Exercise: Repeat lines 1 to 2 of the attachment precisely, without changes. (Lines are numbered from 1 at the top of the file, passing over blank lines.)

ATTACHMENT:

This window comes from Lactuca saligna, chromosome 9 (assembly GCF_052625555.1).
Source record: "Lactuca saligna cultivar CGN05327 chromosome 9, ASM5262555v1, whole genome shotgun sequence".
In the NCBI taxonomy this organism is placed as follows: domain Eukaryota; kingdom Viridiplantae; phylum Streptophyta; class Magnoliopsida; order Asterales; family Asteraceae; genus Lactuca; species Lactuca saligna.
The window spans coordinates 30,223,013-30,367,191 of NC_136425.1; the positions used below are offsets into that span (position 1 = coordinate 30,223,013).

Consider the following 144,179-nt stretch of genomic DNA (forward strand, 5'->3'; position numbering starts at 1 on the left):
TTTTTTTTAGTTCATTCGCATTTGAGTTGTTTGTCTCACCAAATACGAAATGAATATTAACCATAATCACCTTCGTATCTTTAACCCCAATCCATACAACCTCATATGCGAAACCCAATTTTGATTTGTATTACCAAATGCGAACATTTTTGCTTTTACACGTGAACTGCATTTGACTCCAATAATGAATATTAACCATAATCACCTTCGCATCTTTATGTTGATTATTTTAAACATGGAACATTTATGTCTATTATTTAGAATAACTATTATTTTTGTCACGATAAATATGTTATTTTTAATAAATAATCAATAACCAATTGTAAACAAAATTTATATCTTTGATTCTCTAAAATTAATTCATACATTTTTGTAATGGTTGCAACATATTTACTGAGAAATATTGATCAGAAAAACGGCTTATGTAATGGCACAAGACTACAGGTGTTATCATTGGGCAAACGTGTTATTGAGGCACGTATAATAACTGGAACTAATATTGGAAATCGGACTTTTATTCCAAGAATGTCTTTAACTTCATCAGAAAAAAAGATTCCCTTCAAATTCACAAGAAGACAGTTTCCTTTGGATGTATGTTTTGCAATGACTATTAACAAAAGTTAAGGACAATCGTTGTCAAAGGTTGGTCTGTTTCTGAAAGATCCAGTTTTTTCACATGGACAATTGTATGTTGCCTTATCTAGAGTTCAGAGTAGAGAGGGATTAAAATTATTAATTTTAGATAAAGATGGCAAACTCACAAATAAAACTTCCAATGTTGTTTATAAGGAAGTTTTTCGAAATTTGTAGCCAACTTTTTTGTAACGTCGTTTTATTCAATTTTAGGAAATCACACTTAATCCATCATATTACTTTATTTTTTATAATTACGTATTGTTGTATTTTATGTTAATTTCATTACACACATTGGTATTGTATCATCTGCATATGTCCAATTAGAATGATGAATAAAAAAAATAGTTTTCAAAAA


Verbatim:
This window comes from Lactuca saligna, chromosome 9 (assembly GCF_052625555.1).
Source record: "Lactuca saligna cultivar CGN05327 chromosome 9, ASM5262555v1, whole genome shotgun sequence".